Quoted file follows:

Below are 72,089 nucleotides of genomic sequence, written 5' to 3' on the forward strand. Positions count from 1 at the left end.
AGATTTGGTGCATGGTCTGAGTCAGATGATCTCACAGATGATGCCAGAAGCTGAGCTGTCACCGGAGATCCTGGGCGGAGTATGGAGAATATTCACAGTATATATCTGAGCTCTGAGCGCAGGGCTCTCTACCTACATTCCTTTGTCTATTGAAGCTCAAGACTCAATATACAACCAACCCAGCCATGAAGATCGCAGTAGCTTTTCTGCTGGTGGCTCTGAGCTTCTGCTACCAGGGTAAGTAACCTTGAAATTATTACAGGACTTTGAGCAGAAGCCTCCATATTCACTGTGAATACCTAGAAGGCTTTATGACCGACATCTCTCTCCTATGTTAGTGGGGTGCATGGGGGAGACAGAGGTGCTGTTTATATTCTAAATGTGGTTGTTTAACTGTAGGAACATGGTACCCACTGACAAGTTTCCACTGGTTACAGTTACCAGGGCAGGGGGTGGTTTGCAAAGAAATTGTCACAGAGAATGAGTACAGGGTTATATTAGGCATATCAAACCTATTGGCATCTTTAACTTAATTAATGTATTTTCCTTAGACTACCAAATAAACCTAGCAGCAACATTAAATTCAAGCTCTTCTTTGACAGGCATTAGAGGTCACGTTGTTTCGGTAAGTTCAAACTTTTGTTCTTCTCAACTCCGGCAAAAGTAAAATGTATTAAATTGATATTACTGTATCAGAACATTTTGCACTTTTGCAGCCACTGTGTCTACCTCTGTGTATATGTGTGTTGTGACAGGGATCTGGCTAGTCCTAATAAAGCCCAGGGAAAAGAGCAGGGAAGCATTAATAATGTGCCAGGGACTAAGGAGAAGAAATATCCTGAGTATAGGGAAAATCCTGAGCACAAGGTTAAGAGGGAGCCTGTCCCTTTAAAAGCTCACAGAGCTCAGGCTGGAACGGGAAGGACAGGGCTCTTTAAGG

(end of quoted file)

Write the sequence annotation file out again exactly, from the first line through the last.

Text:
Below are 72,089 nucleotides of genomic sequence, written 5' to 3' on the forward strand. Positions count from 1 at the left end.
AGATTTGGTGCATGGTCTGAGTCAGATGATCTCACAGATGATGCCAGAAGCTGAGCTGTCACCGGAGATCCTGGGCGGAGTATGGAGAATATTCACAGTATATATCTGAGCTCTGAGCGCAGGGCTCTCTACCTACATTCCTTTGTCTATTGAAGCTCAAGACTCAATATACAACCAACCCAGCCATGAAGATCGCAGTAGCTTTTCTGCTGGTGGCTCTGAGCTTCTGCTACCAGGGTAAGTAACCTTGAAATTATTACAGGACTTTGAGCAGAAGCCTCCATATTCACTGTGAATACCTAGAAGGCTTTATGACCGACATCTCTCTCCTATGTTAGTGGGGTGCATGGGGGAGACAGAGGTGCTGTTTATATTCTAAATGTGGTTGTTTAACTGTAGGAACATGGTACCCACTGACAAGTTTCCACTGGTTACAGTTACCAGGGCAGGGGGTGGTTTGCAAAGAAATTGTCACAGAGAATGAGTACAGGGTTATATTAGGCATATCAAACCTATTGGCATCTTTAACTTAATTAATGTATTTTCCTTAGACTACCAAATAAACCTAGCAGCAACATTAAATTCAAGCTCTTCTTTGACAGGCATTAGAGGTCACGTTGTTTCGGTAAGTTCAAACTTTTGTTCTTCTCAACTCCGGCAAAAGTAAAATGTATTAAATTGATATTACTGTATCAGAACATTTTGCACTTTTGCAGCCACTGTGTCTACCTCTGTGTATATGTGTGTTGTGACAGGGATCTGGCTAGTCCTAATAAAGCCCAGGGAAAAGAGCAGGGAAGCATTAATAATGTGCCAGGGACTAAGGAGAAGAAATATCCTGAGTATAGGGAAAATCCTGAGCACAAGGTTAAGAGGGAGCCTGTCCCTTTAAAAGCTCACAGAGCTCAGGCTGGAACGGGAAGGACAGGGCTCTTTAAGG